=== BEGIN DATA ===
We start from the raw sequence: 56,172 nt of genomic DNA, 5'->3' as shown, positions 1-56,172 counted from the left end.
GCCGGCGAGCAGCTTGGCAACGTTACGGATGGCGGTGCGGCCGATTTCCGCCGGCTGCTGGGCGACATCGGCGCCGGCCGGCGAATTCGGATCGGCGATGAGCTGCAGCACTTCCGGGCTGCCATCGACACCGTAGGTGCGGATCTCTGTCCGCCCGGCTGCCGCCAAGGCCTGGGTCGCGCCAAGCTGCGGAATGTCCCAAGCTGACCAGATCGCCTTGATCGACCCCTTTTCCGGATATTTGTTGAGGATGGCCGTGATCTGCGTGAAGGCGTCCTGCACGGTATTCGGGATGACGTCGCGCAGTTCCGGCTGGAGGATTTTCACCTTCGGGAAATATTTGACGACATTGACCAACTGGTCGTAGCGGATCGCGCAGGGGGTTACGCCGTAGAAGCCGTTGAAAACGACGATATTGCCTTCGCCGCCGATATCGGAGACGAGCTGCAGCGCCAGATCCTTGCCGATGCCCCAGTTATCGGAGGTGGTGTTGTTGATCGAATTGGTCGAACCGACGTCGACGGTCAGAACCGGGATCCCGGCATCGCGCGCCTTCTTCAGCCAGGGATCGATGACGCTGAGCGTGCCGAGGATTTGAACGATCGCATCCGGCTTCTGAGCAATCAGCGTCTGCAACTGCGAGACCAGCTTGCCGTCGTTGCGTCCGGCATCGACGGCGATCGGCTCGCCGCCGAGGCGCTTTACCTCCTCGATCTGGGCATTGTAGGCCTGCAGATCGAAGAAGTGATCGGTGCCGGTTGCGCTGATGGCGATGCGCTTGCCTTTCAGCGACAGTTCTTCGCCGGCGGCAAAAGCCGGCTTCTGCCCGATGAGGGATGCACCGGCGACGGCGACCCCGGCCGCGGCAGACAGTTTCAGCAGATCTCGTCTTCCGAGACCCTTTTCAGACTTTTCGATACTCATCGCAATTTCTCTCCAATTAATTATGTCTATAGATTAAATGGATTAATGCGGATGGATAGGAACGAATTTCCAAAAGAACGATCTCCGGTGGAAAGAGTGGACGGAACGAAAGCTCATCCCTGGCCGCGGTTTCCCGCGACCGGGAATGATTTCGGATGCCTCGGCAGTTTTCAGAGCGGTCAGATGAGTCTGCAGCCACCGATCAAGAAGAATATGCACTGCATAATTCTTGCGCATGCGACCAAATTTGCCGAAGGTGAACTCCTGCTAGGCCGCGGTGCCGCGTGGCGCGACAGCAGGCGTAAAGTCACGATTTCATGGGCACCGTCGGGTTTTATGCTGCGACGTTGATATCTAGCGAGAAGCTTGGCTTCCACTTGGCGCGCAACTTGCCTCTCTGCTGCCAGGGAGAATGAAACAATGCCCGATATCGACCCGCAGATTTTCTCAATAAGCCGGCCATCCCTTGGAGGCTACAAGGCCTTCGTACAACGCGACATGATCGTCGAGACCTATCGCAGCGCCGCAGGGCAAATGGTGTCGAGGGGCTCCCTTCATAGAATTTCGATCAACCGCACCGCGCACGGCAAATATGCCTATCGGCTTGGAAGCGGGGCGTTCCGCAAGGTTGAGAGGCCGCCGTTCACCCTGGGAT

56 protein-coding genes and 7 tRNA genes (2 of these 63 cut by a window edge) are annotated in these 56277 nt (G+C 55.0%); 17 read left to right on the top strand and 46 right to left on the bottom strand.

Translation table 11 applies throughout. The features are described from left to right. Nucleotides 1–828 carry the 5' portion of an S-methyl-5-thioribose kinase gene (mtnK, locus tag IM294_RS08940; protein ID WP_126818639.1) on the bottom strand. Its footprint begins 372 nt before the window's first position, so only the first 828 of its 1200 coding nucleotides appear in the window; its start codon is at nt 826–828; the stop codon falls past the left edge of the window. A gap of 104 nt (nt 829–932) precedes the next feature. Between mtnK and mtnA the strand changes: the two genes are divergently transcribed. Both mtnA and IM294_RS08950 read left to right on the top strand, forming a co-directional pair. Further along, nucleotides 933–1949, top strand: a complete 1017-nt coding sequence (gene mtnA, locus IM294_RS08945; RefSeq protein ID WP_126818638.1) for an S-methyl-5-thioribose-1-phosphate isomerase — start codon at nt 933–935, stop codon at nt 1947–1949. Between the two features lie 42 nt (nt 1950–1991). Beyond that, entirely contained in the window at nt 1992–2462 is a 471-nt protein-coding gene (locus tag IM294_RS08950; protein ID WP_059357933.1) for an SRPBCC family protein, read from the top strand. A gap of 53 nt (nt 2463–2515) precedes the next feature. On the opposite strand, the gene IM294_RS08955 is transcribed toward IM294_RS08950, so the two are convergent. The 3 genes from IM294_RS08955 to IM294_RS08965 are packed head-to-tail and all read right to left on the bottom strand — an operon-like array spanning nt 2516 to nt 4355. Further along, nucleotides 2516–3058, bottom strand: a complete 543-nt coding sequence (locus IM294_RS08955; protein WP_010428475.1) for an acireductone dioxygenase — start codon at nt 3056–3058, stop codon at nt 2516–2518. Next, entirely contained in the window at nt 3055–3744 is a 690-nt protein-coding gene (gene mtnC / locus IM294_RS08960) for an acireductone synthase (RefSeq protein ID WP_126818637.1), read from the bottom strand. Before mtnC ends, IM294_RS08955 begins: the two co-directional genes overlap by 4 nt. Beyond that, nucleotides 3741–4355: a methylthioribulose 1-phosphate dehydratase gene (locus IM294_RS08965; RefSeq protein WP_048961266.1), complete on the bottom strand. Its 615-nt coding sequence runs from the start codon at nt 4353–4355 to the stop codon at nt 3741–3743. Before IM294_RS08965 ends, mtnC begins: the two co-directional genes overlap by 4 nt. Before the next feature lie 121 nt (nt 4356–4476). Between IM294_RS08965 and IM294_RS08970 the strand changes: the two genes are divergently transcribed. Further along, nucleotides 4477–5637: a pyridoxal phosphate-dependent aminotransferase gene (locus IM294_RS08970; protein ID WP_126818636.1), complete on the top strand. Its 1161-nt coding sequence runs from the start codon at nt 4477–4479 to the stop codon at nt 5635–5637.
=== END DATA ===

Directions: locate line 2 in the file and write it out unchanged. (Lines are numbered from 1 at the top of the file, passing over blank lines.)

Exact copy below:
GCCGGCGAGCAGCTTGGCAACGTTACGGATGGCGGTGCGGCCGATTTCCGCCGGCTGCTGGGCGACATCGGCGCCGGCCGGCGAATTCGGATCGGCGATGAGCTGCAGCACTTCCGGGCTGCCATCGACACCGTAGGTGCGGATCTCTGTCCGCCCGGCTGCCGCCAAGGCCTGGGTCGCGCCAAGCTGCGGAATGTCCCAAGCTGACCAGATCGCCTTGATCGACCCCTTTTCCGGATATTTGTTGAGGATGGCCGTGATCTGCGTGAAGGCGTCCTGCACGGTATTCGGGATGACGTCGCGCAGTTCCGGCTGGAGGATTTTCACCTTCGGGAAATATTTGACGACATTGACCAACTGGTCGTAGCGGATCGCGCAGGGGGTTACGCCGTAGAAGCCGTTGAAAACGACGATATTGCCTTCGCCGCCGATATCGGAGACGAGCTGCAGCGCCAGATCCTTGCCGATGCCCCAGTTATCGGAGGTGGTGTTGTTGATCGAATTGGTCGAACCGACGTCGACGGTCAGAACCGGGATCCCGGCATCGCGCGCCTTCTTCAGCCAGGGATCGATGACGCTGAGCGTGCCGAGGATTTGAACGATCGCATCCGGCTTCTGAGCAATCAGCGTCTGCAACTGCGAGACCAGCTTGCCGTCGTTGCGTCCGGCATCGACGGCGATCGGCTCGCCGCCGAGGCGCTTTACCTCCTCGATCTGGGCATTGTAGGCCTGCAGATCGAAGAAGTGATCGGTGCCGGTTGCGCTGATGGCGATGCGCTTGCCTTTCAGCGACAGTTCTTCGCCGGCGGCAAAAGCCGGCTTCTGCCCGATGAGGGATGCACCGGCGACGGCGACCCCGGCCGCGGCAGACAGTTTCAGCAGATCTCGTCTTCCGAGACCCTTTTCAGACTTTTCGATACTCATCGCAATTTCTCTCCAATTAATTATGTCTATAGATTAAATGGATTAATGCGGATGGATAGGAACGAATTTCCAAAAGAACGATCTCCGGTGGAAAGAGTGGACGGAACGAAAGCTCATCCCTGGCCGCGGTTTCCCGCGACCGGGAATGATTTCGGATGCCTCGGCAGTTTTCAGAGCGGTCAGATGAGTCTGCAGCCACCGATCAAGAAGAATATGCACTGCATAATTCTTGCGCATGCGACCAAATTTGCCGAAGGTGAACTCCTGCTAGGCCGCGGTGCCGCGTGGCGCGACAGCAGGCGTAAAGTCACGATTTCATGGGCACCGTCGGGTTTTATGCTGCGACGTTGATATCTAGCGAGAAGCTTGGCTTCCACTTGGCGCGCAACTTGCCTCTCTGCTGCCAGGGAGAATGAAACAATGCCCGATATCGACCCGCAGATTTTCTCAATAAGCCGGCCATCCCTTGGAGGCTACAAGGCCTTCGTACAACGCGACATGATCGTCGAGACCTATCGCAGCGCCGCAGGGCAAATGGTGTCGAGGGGCTCCCTTCATAGAATTTCGATCAACCGCACCGCGCACGGCAAATATGCCTATCGGCTTGGAAGCGGGGCGTTCCGCAAGGTTGAGAGGCCGCCGTTCACCCTGGGAT